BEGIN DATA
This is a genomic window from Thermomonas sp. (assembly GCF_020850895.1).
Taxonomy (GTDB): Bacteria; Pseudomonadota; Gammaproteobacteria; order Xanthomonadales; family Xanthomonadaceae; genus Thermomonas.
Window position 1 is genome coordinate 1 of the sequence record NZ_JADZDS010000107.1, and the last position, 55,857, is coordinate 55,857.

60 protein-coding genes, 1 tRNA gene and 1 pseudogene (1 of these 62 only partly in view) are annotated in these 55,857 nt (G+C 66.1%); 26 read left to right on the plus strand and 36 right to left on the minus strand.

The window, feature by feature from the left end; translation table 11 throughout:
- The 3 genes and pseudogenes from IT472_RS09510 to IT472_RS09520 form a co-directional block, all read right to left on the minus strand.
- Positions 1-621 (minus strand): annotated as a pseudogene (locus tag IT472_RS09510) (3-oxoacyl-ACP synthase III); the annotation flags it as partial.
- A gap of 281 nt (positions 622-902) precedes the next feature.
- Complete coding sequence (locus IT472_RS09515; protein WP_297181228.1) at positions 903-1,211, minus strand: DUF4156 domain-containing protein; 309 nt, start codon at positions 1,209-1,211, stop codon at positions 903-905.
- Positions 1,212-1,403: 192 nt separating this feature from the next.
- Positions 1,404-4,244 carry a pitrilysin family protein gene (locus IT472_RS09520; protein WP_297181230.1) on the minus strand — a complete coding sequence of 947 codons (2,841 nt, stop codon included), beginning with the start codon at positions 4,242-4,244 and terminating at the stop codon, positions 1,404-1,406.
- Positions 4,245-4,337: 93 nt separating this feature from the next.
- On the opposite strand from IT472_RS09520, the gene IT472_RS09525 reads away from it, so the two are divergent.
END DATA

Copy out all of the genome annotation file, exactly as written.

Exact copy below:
This is a genomic window from Thermomonas sp. (assembly GCF_020850895.1).
Taxonomy (GTDB): Bacteria; Pseudomonadota; Gammaproteobacteria; order Xanthomonadales; family Xanthomonadaceae; genus Thermomonas.
Window position 1 is genome coordinate 1 of the sequence record NZ_JADZDS010000107.1, and the last position, 55,857, is coordinate 55,857.

60 protein-coding genes, 1 tRNA gene and 1 pseudogene (1 of these 62 only partly in view) are annotated in these 55,857 nt (G+C 66.1%); 26 read left to right on the plus strand and 36 right to left on the minus strand.

The window, feature by feature from the left end; translation table 11 throughout:
- The 3 genes and pseudogenes from IT472_RS09510 to IT472_RS09520 form a co-directional block, all read right to left on the minus strand.
- Positions 1-621 (minus strand): annotated as a pseudogene (locus tag IT472_RS09510) (3-oxoacyl-ACP synthase III); the annotation flags it as partial.
- A gap of 281 nt (positions 622-902) precedes the next feature.
- Complete coding sequence (locus IT472_RS09515; protein WP_297181228.1) at positions 903-1,211, minus strand: DUF4156 domain-containing protein; 309 nt, start codon at positions 1,209-1,211, stop codon at positions 903-905.
- Positions 1,212-1,403: 192 nt separating this feature from the next.
- Positions 1,404-4,244 carry a pitrilysin family protein gene (locus IT472_RS09520; protein WP_297181230.1) on the minus strand — a complete coding sequence of 947 codons (2,841 nt, stop codon included), beginning with the start codon at positions 4,242-4,244 and terminating at the stop codon, positions 1,404-1,406.
- Positions 4,245-4,337: 93 nt separating this feature from the next.
- On the opposite strand from IT472_RS09520, the gene IT472_RS09525 reads away from it, so the two are divergent.